About Volunteers in Medicine
Volunteers in Medicine was born in 1994 when a retired physician paired a group of retired medical personnel who were searching for a way to continue practicing medicine with a large uninsured population on Hilton Head Island, South Carolina. Working with the state legislature, he passed a bill to create a volunteer medical license that allowed retired physicians to practice medicine at free clinics without taking the licensure exam or paying the fee. Today, the Volunteers in Medicine Institute shepherds the replication of that program—there are 95 clinics in 28 states whose 12,000 volunteers deliver care to more than 100,000 uninsured Americans each year.  volunteersinmedicine.org

About Jack McConnell
Jack McConnell’s long career was over—or so he thought. The respected physician and scientist who had been part of the remarkable research teams that invented the TB Tine test, Tylenol, and the MRI. He had retired with wife, Mary Ellen, to Hilton Head Island, South Carolina. One gray morning in 1992, he left his gated community of relative wealth on the island and drove through the back gate. There he found a community living in abject poverty. As a doctor, he wondered about their access to affordable medical care. So, he began talking to them and learned that they had no medical care. Eventually, he discovered that one out of three people on Hilton Head had no access to health care.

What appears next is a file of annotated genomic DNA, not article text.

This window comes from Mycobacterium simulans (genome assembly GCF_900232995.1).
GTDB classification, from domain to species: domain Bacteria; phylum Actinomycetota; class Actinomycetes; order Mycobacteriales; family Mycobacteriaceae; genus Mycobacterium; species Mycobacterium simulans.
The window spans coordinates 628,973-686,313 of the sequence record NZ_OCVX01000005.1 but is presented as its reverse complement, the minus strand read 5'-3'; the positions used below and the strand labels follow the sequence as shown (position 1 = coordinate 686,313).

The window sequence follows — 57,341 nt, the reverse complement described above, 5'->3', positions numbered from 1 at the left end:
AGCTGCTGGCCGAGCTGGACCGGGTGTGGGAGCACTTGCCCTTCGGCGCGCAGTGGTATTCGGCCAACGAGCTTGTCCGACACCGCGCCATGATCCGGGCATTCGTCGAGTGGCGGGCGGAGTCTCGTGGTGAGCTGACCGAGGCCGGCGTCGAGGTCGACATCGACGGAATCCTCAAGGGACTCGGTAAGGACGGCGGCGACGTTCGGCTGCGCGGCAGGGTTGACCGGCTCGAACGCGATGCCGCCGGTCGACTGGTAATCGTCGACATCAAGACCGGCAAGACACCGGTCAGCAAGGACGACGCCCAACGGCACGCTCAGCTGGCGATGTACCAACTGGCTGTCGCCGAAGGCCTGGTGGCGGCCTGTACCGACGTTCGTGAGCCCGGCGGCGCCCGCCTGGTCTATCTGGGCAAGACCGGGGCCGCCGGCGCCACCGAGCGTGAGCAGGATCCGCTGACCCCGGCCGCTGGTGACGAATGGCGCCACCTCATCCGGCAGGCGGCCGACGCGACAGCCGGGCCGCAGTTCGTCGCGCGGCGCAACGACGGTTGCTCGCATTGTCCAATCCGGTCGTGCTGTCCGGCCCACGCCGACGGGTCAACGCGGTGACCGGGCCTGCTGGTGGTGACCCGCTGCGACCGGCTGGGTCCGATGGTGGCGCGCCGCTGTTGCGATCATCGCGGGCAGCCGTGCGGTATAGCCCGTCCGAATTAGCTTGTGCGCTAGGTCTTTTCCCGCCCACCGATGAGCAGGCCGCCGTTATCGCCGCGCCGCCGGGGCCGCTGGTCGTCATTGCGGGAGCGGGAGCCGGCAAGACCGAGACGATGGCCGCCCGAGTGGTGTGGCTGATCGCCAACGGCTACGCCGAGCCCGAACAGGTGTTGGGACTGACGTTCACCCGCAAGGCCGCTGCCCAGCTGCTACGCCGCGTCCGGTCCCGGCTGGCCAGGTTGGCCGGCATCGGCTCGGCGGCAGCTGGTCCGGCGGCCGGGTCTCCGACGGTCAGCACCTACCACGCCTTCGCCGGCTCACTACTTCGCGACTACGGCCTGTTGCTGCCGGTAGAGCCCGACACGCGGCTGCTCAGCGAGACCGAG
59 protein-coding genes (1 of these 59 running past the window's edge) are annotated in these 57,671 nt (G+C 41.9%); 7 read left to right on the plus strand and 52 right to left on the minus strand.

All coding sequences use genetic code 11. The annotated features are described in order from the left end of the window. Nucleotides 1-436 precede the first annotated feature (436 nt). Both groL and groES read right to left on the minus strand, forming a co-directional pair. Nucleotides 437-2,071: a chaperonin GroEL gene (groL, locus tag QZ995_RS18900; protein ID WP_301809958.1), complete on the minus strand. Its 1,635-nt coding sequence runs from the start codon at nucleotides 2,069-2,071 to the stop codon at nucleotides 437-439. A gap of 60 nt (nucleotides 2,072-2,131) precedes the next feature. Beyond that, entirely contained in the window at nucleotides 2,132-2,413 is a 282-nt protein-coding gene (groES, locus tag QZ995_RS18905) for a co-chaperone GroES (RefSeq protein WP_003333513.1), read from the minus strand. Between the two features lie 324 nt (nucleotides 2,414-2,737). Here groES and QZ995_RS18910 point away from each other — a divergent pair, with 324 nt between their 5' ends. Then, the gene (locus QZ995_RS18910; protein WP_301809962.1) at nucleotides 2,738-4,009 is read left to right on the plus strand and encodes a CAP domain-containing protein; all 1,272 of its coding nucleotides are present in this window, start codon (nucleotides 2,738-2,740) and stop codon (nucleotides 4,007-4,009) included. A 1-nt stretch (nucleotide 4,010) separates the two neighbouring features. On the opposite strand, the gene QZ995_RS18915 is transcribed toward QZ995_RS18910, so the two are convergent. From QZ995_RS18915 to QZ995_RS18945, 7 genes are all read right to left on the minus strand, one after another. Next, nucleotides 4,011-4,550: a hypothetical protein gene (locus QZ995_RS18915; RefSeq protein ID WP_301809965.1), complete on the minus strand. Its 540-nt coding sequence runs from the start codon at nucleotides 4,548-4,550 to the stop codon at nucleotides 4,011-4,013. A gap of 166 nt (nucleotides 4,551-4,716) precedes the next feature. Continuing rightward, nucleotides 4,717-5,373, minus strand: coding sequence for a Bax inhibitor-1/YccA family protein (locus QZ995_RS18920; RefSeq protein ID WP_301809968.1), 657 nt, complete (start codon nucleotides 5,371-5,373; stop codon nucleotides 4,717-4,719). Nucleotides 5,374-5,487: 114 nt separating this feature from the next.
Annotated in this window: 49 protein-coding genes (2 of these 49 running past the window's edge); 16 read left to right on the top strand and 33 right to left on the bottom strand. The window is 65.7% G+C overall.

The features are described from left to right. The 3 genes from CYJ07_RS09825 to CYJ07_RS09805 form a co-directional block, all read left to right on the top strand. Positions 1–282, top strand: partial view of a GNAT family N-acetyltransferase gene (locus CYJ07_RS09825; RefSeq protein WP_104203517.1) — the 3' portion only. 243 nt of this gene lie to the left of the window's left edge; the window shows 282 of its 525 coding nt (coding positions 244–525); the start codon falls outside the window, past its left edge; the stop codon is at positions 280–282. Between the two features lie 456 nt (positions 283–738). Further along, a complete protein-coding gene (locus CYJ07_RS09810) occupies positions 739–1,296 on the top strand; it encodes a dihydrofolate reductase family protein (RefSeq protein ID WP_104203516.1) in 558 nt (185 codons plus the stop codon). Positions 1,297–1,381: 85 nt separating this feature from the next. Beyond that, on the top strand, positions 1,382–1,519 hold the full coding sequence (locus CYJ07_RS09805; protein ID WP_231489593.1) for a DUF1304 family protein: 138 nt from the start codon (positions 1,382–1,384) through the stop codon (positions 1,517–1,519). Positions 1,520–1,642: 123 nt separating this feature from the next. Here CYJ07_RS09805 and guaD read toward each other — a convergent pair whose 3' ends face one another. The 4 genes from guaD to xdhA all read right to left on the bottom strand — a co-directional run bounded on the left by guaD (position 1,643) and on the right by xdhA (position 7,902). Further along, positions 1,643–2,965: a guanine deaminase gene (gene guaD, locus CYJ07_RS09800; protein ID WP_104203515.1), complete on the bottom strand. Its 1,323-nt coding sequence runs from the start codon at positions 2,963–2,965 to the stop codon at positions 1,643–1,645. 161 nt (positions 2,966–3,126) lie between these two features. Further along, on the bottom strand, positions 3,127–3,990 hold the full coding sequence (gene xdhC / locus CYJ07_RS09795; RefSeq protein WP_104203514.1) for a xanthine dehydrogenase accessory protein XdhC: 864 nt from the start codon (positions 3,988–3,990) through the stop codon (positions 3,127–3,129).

Seeing the island in a new light that rainy morning, McConnell conceived of a clinic staffed by retired physicians, nurses, dentists, and lay people that would provide high-quality medical care, free of charge, to the uninsured who lived in their midst. From his own experience and from talking to the new friends he was making among the island’s retirees, McConnell knew there were others like him who wanted to once again practice medicine.

Working tirelessly to make his vision a reality, McConnell opened the first Volunteers in Medicine (VIM) clinic in 1994. In the two years it took to open the clinic, McConnell raised the funds to build and equip the building, and he worked with the state legislature to pass a bill to create a special volunteer medical license that would allow retired physicians to practice medicine at free clinics without taking the licensure exam or paying the fee. Finally, he was instrumental in securing federal malpractice insurance for medical professionals who volunteer in America’s free clinics. Today, more than 700 people volunteer at the Hilton Head clinic. McConnell understood that what he saw on Hilton Head was true in every community across the country, and so he created the Volunteers in Medicine national office to guide the development of a national network of free clinics modeled on the original Hilton Head VIM clinic.

The Volunteers in Medicine Alliance has 96 (and counting) clinics in 29 states. Each year, they deliver care to more than 100,000 uninsured Americans, providing more than 400,000 patient visits. More than 12,000 volunteers help make McConnell’s vision a reality. Each clinic promotes a “Culture of Caring,” based on McConnell’s belief that every patient and volunteer be treated with respect and dignity. McConnell’s creative, compassionate approach to providing greater health care access for those living in the margins of our society is delivering quality medical care where it never existed before.

[August 2008]